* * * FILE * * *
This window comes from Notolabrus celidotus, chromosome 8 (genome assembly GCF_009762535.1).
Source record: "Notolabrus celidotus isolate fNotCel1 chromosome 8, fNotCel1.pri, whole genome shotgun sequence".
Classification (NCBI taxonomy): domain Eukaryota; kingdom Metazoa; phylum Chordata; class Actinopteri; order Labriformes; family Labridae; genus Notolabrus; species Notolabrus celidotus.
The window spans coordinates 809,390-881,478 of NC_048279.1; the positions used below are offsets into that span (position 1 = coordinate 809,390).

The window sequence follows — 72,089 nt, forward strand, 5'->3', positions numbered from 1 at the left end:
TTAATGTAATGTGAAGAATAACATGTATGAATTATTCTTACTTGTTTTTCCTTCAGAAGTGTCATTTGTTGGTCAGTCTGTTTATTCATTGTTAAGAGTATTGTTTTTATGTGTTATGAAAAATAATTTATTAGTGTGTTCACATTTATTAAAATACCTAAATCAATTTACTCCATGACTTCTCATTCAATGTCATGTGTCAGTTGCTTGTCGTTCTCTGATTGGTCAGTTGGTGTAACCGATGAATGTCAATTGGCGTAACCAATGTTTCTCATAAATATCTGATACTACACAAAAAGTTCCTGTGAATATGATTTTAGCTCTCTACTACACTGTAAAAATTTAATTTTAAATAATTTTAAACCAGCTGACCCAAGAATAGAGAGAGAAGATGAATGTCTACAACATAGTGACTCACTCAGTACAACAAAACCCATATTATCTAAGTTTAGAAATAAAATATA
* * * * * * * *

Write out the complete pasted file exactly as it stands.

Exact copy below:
This window comes from Notolabrus celidotus, chromosome 8 (genome assembly GCF_009762535.1).
Source record: "Notolabrus celidotus isolate fNotCel1 chromosome 8, fNotCel1.pri, whole genome shotgun sequence".
Classification (NCBI taxonomy): domain Eukaryota; kingdom Metazoa; phylum Chordata; class Actinopteri; order Labriformes; family Labridae; genus Notolabrus; species Notolabrus celidotus.
The window spans coordinates 809,390-881,478 of NC_048279.1; the positions used below are offsets into that span (position 1 = coordinate 809,390).

The window sequence follows — 72,089 nt, forward strand, 5'->3', positions numbered from 1 at the left end:
TTAATGTAATGTGAAGAATAACATGTATGAATTATTCTTACTTGTTTTTCCTTCAGAAGTGTCATTTGTTGGTCAGTCTGTTTATTCATTGTTAAGAGTATTGTTTTTATGTGTTATGAAAAATAATTTATTAGTGTGTTCACATTTATTAAAATACCTAAATCAATTTACTCCATGACTTCTCATTCAATGTCATGTGTCAGTTGCTTGTCGTTCTCTGATTGGTCAGTTGGTGTAACCGATGAATGTCAATTGGCGTAACCAATGTTTCTCATAAATATCTGATACTACACAAAAAGTTCCTGTGAATATGATTTTAGCTCTCTACTACACTGTAAAAATTTAATTTTAAATAATTTTAAACCAGCTGACCCAAGAATAGAGAGAGAAGATGAATGTCTACAACATAGTGACTCACTCAGTACAACAAAACCCATATTATCTAAGTTTAGAAATAAAATATA